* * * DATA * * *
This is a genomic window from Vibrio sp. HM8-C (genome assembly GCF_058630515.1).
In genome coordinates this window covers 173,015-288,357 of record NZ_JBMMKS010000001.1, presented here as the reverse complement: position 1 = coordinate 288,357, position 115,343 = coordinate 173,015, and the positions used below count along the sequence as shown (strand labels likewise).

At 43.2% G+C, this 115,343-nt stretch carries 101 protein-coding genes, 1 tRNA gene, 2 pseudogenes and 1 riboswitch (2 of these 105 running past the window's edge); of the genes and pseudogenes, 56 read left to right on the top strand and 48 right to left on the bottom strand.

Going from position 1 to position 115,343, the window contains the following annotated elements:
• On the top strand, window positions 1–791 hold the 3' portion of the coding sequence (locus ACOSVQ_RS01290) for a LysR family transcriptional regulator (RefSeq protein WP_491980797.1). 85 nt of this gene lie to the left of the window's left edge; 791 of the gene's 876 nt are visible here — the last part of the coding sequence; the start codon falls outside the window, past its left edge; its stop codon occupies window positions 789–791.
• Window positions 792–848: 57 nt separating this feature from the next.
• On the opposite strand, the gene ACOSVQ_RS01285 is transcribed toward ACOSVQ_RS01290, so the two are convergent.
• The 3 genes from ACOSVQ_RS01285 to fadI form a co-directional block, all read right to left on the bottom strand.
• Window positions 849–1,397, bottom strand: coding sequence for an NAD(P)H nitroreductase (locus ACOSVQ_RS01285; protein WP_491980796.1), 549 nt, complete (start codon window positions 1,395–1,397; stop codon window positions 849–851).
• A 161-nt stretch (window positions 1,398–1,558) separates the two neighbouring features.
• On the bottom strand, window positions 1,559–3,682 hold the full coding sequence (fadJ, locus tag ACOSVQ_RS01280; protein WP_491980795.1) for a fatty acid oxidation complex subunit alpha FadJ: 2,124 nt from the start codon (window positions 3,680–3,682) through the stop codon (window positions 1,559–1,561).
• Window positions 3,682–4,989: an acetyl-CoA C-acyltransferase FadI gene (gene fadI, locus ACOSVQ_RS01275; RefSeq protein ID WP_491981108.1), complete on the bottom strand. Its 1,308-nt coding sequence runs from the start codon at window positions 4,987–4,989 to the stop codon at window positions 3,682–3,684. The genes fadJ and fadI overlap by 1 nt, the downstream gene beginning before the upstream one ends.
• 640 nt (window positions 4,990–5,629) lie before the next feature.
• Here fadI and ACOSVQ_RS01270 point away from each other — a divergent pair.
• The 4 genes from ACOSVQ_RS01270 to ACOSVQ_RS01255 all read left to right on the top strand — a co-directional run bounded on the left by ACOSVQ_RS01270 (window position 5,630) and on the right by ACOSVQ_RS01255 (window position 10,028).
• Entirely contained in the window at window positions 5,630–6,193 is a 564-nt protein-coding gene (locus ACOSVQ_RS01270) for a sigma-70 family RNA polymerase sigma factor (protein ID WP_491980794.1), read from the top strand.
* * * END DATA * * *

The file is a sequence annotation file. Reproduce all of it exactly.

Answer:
This is a genomic window from Vibrio sp. HM8-C (genome assembly GCF_058630515.1).
In genome coordinates this window covers 173,015-288,357 of record NZ_JBMMKS010000001.1, presented here as the reverse complement: position 1 = coordinate 288,357, position 115,343 = coordinate 173,015, and the positions used below count along the sequence as shown (strand labels likewise).

At 43.2% G+C, this 115,343-nt stretch carries 101 protein-coding genes, 1 tRNA gene, 2 pseudogenes and 1 riboswitch (2 of these 105 running past the window's edge); of the genes and pseudogenes, 56 read left to right on the top strand and 48 right to left on the bottom strand.

Going from position 1 to position 115,343, the window contains the following annotated elements:
• On the top strand, window positions 1–791 hold the 3' portion of the coding sequence (locus ACOSVQ_RS01290) for a LysR family transcriptional regulator (RefSeq protein WP_491980797.1). 85 nt of this gene lie to the left of the window's left edge; 791 of the gene's 876 nt are visible here — the last part of the coding sequence; the start codon falls outside the window, past its left edge; its stop codon occupies window positions 789–791.
• Window positions 792–848: 57 nt separating this feature from the next.
• On the opposite strand, the gene ACOSVQ_RS01285 is transcribed toward ACOSVQ_RS01290, so the two are convergent.
• The 3 genes from ACOSVQ_RS01285 to fadI form a co-directional block, all read right to left on the bottom strand.
• Window positions 849–1,397, bottom strand: coding sequence for an NAD(P)H nitroreductase (locus ACOSVQ_RS01285; protein WP_491980796.1), 549 nt, complete (start codon window positions 1,395–1,397; stop codon window positions 849–851).
• A 161-nt stretch (window positions 1,398–1,558) separates the two neighbouring features.
• On the bottom strand, window positions 1,559–3,682 hold the full coding sequence (fadJ, locus tag ACOSVQ_RS01280; protein WP_491980795.1) for a fatty acid oxidation complex subunit alpha FadJ: 2,124 nt from the start codon (window positions 3,680–3,682) through the stop codon (window positions 1,559–1,561).
• Window positions 3,682–4,989: an acetyl-CoA C-acyltransferase FadI gene (gene fadI, locus ACOSVQ_RS01275; RefSeq protein ID WP_491981108.1), complete on the bottom strand. Its 1,308-nt coding sequence runs from the start codon at window positions 4,987–4,989 to the stop codon at window positions 3,682–3,684. The genes fadJ and fadI overlap by 1 nt, the downstream gene beginning before the upstream one ends.
• 640 nt (window positions 4,990–5,629) lie before the next feature.
• Here fadI and ACOSVQ_RS01270 point away from each other — a divergent pair.
• The 4 genes from ACOSVQ_RS01270 to ACOSVQ_RS01255 all read left to right on the top strand — a co-directional run bounded on the left by ACOSVQ_RS01270 (window position 5,630) and on the right by ACOSVQ_RS01255 (window position 10,028).
• Entirely contained in the window at window positions 5,630–6,193 is a 564-nt protein-coding gene (locus ACOSVQ_RS01270) for a sigma-70 family RNA polymerase sigma factor (protein ID WP_491980794.1), read from the top strand.